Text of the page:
Auditors should scrutinise EU accounts state by state

Auditors should scrutinise EU accounts state by state

Lords committee calls for overhaul of EU accounting policy after 12th qualification in succession

The European Court of
Auditors
is being urged to concentrate on reporting on European Commission
accounts by category and nation instead of its single Statement of Assurance.

The proposal from the
Lords
European Union Committee
follows the 12th successive refusal of the court to
give a positive statement on the EU accounts.  UK comptroller and auditor
general Sir John Bourn remarked, after hearing the result, that he would have
have to qualify the UK accounts if he were required to consider a similar
statement of assurance covering the whole of British government expenditure.

Sir John’s comment – after qualifying 13 out of 500 UK government accounts –
was underlined in the Lords committee report.

The committee said the EU Court should clearly distinguish between
irregularity and fraud, after making it clear it had been presented ‘with no
evidence to support allegations of a culture of corruption within the
Commission’s administration’.

It urged: ‘The Statement of Assurance should focus on giving a detailed
summary of financial management in each of the spending categories and Member
States.’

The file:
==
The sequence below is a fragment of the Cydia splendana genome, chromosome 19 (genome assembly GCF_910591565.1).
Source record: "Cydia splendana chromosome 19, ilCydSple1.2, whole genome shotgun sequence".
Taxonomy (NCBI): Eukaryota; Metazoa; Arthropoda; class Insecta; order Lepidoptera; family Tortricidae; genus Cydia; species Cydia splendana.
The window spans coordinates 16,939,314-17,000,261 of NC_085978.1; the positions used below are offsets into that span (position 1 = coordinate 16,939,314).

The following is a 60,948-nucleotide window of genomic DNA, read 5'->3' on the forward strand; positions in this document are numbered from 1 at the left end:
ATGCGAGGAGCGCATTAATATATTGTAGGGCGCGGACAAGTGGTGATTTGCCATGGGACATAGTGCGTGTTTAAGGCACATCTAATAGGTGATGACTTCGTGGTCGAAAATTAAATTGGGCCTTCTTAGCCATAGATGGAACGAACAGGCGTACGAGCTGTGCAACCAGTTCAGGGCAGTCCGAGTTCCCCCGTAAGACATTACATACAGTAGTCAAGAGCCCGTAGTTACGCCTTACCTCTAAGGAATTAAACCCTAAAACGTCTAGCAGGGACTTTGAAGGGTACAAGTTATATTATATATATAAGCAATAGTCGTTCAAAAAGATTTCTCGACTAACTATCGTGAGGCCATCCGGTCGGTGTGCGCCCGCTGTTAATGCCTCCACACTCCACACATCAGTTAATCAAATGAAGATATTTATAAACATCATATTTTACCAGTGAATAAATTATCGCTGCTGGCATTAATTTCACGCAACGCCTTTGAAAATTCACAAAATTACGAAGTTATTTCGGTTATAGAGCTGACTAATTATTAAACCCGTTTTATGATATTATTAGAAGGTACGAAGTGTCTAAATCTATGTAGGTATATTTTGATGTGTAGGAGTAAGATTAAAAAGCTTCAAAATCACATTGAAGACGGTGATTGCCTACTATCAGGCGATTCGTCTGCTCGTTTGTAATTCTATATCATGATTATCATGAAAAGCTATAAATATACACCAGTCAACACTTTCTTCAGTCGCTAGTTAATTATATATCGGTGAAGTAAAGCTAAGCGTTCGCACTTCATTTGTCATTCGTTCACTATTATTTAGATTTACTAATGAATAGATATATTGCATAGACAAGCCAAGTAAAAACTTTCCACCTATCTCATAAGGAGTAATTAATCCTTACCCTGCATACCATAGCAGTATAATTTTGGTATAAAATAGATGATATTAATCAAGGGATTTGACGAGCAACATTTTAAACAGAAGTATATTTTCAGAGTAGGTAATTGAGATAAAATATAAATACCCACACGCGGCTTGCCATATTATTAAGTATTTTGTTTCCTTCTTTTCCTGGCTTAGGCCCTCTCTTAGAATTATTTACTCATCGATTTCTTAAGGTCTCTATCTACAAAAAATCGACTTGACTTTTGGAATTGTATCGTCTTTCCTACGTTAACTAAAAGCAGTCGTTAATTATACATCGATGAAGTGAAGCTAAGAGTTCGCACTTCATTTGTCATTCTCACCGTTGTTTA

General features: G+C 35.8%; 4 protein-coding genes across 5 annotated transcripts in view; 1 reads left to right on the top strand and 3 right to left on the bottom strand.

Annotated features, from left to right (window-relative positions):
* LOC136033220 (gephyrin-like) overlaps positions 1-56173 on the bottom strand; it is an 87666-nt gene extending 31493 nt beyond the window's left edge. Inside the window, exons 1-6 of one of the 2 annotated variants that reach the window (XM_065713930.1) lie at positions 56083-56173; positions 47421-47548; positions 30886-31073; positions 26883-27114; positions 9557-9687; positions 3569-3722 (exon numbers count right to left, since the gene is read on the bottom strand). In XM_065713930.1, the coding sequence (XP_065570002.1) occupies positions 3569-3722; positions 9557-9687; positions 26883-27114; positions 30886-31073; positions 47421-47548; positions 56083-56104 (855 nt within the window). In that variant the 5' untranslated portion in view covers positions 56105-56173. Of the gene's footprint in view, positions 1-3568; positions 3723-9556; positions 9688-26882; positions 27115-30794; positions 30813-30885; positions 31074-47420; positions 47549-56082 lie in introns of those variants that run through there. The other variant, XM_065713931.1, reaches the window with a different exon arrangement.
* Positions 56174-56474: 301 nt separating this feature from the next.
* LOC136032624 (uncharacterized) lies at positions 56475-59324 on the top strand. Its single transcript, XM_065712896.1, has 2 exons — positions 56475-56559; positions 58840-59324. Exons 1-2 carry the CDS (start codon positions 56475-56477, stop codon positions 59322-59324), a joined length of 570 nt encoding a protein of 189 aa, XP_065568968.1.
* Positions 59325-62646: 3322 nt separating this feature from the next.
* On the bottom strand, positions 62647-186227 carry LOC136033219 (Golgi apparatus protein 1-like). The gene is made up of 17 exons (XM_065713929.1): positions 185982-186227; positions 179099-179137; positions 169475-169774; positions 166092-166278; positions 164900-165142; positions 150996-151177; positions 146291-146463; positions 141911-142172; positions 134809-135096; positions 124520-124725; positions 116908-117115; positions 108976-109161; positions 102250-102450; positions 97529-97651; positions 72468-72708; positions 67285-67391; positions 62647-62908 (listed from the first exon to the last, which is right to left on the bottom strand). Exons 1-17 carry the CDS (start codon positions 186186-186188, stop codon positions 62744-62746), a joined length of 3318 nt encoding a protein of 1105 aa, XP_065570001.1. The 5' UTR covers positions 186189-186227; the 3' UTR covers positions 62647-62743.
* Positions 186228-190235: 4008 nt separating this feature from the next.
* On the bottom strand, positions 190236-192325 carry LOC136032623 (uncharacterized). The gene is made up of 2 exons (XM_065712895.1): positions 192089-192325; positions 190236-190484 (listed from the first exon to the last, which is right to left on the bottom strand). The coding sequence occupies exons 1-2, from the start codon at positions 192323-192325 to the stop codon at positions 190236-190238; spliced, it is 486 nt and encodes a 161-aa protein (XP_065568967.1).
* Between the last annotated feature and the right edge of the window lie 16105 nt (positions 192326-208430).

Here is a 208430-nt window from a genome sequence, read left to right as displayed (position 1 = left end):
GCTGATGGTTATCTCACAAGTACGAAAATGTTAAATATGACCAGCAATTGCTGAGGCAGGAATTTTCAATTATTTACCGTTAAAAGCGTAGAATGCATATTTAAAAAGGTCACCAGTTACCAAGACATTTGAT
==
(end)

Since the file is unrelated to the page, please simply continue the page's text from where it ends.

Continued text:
The report said 80% of European funds are disbursed within Member States and
called for ‘the introduction of national Statements of Assurance signed by a
minister or senior civil servant, audited to internationally recognised
standards by the national Supreme Audit Institution and submitted to the
Commission and national parliaments’.

Peers wanted a list naming and shaming those states demonstrating poor
management of EU funds to be produced by the Court.

They also proposed transferring responsibility for responding to annual
Statements of Assurance – or lack thereof – transferred from
ECOFIN [Council of
Finance Ministers] to the Budget Council. Peers concluded that the level of
fraud in the EU is no higher than in comparable public expenditure programmes –
including the UK.

Further reading:

Read
the report from the House of Lords

Look at the EU website

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